Sunday, April 7, 2013

Another cakewalk for Caviar? Not on your Nelly

Winners & Losers

In contention: Hay List could line up against Black Cariar in Saturday's T.J. Smith at Royal Randwick.

In contention: Hay List could line up against Black Cariar in Saturday's T.J. Smith at Royal Randwick. Photo: Getty Images

Competition between jockeys on a group 1 scale promises to make Saturday's T.J. Smith at Royal Randwick, featuring Black Caviar, the sprint of the century.

Unlike many of her 24 successive wins, the 1200-metre dash will be more than an exhibition gallop with opponents like Bel Sprinter, dynamic The Galaxy, Rain Affair, a speed demon, and Hay List, proven at the top level.

But jockeys, too, are riding with their blood up, emphasised by Hugh Bowman's treatment of Nash Rawiller, handling hot favourite More Joyous in the Queen Of The Turf at Rosehill on Saturday.

Rawiller sensed the sniff of an opening inside Streama (Bowman) which ended up an obnoxious pong for favourite backers when More Joyous was KO'd.


Down south, Black Caviar has been treated more like ''Aunt Nelly", prompting former champion jockey Roy Higgins to comment in Winning Post: "Farcical and laughable. They are the best printable words I can use to describe the tactics used by six jockeys who took on Luke Nolen and Black Caviar in last Friday night's William Reid Stakes.

''They went three-quarter pace to the turn and let Black Caviar dash home in the manner of a barrier trial … [they] should have been hauled before the stewards and asked to explain their actions."

Champions earn their title not from winning against easybeats but being tested by the best. Black Caviar has risen to the occasion, but should Saturday's field hold up, Nelly and Nolen will be in for a clash that promises to be a great for the return to headquarters.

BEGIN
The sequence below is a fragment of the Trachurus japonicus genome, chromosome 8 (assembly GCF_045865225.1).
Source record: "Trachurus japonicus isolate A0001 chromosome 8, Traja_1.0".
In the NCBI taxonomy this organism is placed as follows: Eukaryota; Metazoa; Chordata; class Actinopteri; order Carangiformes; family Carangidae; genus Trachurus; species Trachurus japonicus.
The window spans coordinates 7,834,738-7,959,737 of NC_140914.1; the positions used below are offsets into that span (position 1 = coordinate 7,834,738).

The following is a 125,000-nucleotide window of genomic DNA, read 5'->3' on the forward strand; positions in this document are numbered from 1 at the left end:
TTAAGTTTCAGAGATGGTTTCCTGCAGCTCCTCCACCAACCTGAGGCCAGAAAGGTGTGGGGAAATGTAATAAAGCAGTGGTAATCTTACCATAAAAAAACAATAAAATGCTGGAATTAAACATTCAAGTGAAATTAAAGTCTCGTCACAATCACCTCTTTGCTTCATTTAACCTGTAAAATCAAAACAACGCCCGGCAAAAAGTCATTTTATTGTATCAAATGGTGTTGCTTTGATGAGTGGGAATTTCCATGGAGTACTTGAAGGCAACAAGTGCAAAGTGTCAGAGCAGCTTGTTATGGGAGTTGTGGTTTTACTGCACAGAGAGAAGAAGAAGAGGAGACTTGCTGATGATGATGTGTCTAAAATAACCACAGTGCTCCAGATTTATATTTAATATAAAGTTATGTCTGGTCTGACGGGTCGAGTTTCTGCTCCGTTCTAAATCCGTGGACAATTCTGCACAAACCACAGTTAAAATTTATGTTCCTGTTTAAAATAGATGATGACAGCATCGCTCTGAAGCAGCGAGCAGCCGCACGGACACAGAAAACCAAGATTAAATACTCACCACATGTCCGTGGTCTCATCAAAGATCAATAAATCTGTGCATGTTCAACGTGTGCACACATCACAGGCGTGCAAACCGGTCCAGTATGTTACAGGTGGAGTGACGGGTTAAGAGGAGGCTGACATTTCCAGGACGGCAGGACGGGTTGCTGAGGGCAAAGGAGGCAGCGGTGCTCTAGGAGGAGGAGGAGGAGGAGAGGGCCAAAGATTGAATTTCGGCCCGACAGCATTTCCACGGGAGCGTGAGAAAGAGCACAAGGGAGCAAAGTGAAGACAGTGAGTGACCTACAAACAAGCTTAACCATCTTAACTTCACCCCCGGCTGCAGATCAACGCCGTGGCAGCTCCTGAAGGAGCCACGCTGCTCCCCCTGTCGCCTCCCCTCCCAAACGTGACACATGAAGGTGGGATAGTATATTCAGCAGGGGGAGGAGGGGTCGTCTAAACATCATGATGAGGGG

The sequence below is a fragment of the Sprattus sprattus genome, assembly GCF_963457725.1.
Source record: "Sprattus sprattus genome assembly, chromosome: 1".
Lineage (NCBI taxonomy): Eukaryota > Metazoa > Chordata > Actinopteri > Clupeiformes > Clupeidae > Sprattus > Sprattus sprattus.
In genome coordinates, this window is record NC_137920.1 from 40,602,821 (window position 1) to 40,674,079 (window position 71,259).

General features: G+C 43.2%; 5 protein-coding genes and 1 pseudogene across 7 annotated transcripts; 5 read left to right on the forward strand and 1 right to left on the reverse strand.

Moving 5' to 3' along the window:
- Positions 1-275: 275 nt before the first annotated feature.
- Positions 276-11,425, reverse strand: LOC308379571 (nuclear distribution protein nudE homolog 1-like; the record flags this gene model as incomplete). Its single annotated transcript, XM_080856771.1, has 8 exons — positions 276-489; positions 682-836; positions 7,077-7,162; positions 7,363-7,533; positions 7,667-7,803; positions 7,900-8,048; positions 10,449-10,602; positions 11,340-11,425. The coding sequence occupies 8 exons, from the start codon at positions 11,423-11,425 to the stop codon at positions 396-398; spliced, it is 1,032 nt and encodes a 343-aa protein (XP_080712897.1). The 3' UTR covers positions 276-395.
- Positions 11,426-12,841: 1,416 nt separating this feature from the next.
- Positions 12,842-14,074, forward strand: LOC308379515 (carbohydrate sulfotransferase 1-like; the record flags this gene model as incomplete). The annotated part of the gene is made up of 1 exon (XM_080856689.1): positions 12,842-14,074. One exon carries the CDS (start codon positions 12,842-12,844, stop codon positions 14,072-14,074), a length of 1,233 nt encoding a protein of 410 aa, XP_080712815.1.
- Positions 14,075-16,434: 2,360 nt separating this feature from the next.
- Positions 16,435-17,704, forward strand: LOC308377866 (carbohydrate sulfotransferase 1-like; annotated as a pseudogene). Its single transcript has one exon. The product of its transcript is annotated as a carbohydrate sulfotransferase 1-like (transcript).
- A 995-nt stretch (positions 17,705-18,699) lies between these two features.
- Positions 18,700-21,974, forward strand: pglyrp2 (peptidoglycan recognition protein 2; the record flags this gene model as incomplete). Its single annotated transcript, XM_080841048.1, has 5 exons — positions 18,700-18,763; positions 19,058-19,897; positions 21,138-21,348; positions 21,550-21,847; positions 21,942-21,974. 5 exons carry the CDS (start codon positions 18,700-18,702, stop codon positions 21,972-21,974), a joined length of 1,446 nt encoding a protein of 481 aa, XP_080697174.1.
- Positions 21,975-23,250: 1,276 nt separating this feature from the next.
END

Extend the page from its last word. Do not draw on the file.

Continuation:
In the bus lane

It seem driving buses has mellowed Woy Woy's Craig Young, once a Herald turf authority. "I can't believe what those jockeys did to Nash [Rawiller on More Joyous] last Saturday," he wailed from the central coast. Rawiller should have won on More Joyous, which wasn't back in the enclosure before wags started: "I wouldn't want to be Nash getting a lift home in Singo's [owner John Singleton] helicopter. It could lose a passenger over Sydney Harbour."

From another former colleague, Alan Aitken, now in Hong Kong: "Ride of the day T. Berry. Rawiller very ordinary on both More Joyous and Pierro and Bowman suffered the Aussie sickness and went too slow on BMW winner, lucky to get away with it."

Grand tribute

We moan about the dearth of Aussie-bred stayers but what about Fiveandahalfstar, winner of The BMW at Rosehill? Fiveandahalfstar is by Hotel Grand and beat home six flash imports. Alas, Hotel Grand, which stood for a negotiable $10,000, is dead and his last yearlings will go to the Magic Millions sale in June. Fiveandhalfstar's dam, Cryptic Miss (by Snippets) has subsequently produced a filly by the more upmarket Fastnet Rock.

Notifiable change

Recent results indicate equine surgery should be listed as a gear change, just as gelding is. King Mufhasa, says Racing NSW chief steward Ray Murrihy, had the benefit of an ''epiglottic entrapment" operation since failing in the Chipping Norton on March 9 and improved considerably to keep Pierro honest on Saturday.

A week earlier, Bel Sprinter was outstanding in The Galaxy at Rosehill after a wind operation since his previous race. Sure, announcements can be found, but should be given exposure close to races.

Dry ginger tale

A jockey drinking is frowned upon but folklore relates the most austere Australian Jockey Club chairman, Sir Alan Potter, decreed his favourite rider be allowed to have a strong brandy if required.

Jack Naughton, a bush champion, had an amicable Orange barman, who would mix him a potion in a dry-ginger-ale bottle that could be passed on to him as a soft drink. After a swig before one race he was legged into the saddle and went over the other side. He remounted and won the race.

Quote of the week

"A pit pony with a big, big motor," said trainer Peter Snowden of Golden Slipper winner Overreach. Vital statistics: 15 hands with a fighting weight of 465kgs,

a garnish of brilliance and style generated by heart.

One to follow

New Zealand filly Habibi will improve considerably on her third to Norzita in the Vinery Stakes at Rosehill on Saturday because it was her first start for five weeks and she wasn't comfortable in soft ground.


Only 19,546 went to the Golden Slipper meeting at Rosehill on Saturday, the best Australia-wide for the season so far, and the dismal weather played a role. The record 40,000 in 1969 had Vain but the overall program wasn't as good as this year's.
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